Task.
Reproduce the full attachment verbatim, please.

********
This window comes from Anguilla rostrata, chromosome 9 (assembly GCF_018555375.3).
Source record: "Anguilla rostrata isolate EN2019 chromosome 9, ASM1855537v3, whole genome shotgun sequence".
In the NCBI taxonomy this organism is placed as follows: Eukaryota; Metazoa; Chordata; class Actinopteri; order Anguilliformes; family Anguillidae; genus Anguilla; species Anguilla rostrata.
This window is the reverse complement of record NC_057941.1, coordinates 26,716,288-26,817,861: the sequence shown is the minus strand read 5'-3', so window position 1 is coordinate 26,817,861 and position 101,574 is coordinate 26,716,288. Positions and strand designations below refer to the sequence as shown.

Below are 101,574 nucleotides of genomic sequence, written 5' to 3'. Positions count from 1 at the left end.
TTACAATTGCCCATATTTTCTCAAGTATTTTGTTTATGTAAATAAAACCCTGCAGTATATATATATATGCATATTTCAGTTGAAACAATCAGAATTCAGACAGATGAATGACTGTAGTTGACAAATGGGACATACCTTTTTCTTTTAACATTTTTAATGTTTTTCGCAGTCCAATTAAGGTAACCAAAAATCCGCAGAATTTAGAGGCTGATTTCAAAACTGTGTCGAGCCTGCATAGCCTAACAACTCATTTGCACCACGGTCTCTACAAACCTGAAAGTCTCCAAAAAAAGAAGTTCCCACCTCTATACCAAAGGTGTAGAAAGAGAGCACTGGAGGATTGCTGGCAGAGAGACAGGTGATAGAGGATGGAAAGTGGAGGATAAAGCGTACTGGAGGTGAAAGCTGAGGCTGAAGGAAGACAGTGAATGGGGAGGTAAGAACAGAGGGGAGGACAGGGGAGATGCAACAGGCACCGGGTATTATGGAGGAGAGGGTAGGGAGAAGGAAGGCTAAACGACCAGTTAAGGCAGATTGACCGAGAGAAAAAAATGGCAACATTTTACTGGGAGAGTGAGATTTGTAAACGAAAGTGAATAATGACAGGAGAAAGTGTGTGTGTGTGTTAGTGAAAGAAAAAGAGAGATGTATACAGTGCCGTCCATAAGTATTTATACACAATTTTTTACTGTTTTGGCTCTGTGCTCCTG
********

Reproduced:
This window comes from Anguilla rostrata, chromosome 9 (assembly GCF_018555375.3).
Source record: "Anguilla rostrata isolate EN2019 chromosome 9, ASM1855537v3, whole genome shotgun sequence".
In the NCBI taxonomy this organism is placed as follows: Eukaryota; Metazoa; Chordata; class Actinopteri; order Anguilliformes; family Anguillidae; genus Anguilla; species Anguilla rostrata.
This window is the reverse complement of record NC_057941.1, coordinates 26,716,288-26,817,861: the sequence shown is the minus strand read 5'-3', so window position 1 is coordinate 26,817,861 and position 101,574 is coordinate 26,716,288. Positions and strand designations below refer to the sequence as shown.

Below are 101,574 nucleotides of genomic sequence, written 5' to 3'. Positions count from 1 at the left end.
TTACAATTGCCCATATTTTCTCAAGTATTTTGTTTATGTAAATAAAACCCTGCAGTATATATATATATGCATATTTCAGTTGAAACAATCAGAATTCAGACAGATGAATGACTGTAGTTGACAAATGGGACATACCTTTTTCTTTTAACATTTTTAATGTTTTTCGCAGTCCAATTAAGGTAACCAAAAATCCGCAGAATTTAGAGGCTGATTTCAAAACTGTGTCGAGCCTGCATAGCCTAACAACTCATTTGCACCACGGTCTCTACAAACCTGAAAGTCTCCAAAAAAAGAAGTTCCCACCTCTATACCAAAGGTGTAGAAAGAGAGCACTGGAGGATTGCTGGCAGAGAGACAGGTGATAGAGGATGGAAAGTGGAGGATAAAGCGTACTGGAGGTGAAAGCTGAGGCTGAAGGAAGACAGTGAATGGGGAGGTAAGAACAGAGGGGAGGACAGGGGAGATGCAACAGGCACCGGGTATTATGGAGGAGAGGGTAGGGAGAAGGAAGGCTAAACGACCAGTTAAGGCAGATTGACCGAGAGAAAAAAATGGCAACATTTTACTGGGAGAGTGAGATTTGTAAACGAAAGTGAATAATGACAGGAGAAAGTGTGTGTGTGTGTTAGTGAAAGAAAAAGAGAGATGTATACAGTGCCGTCCATAAGTATTTATACACAATTTTTTACTGTTTTGGCTCTGTGCTCCTG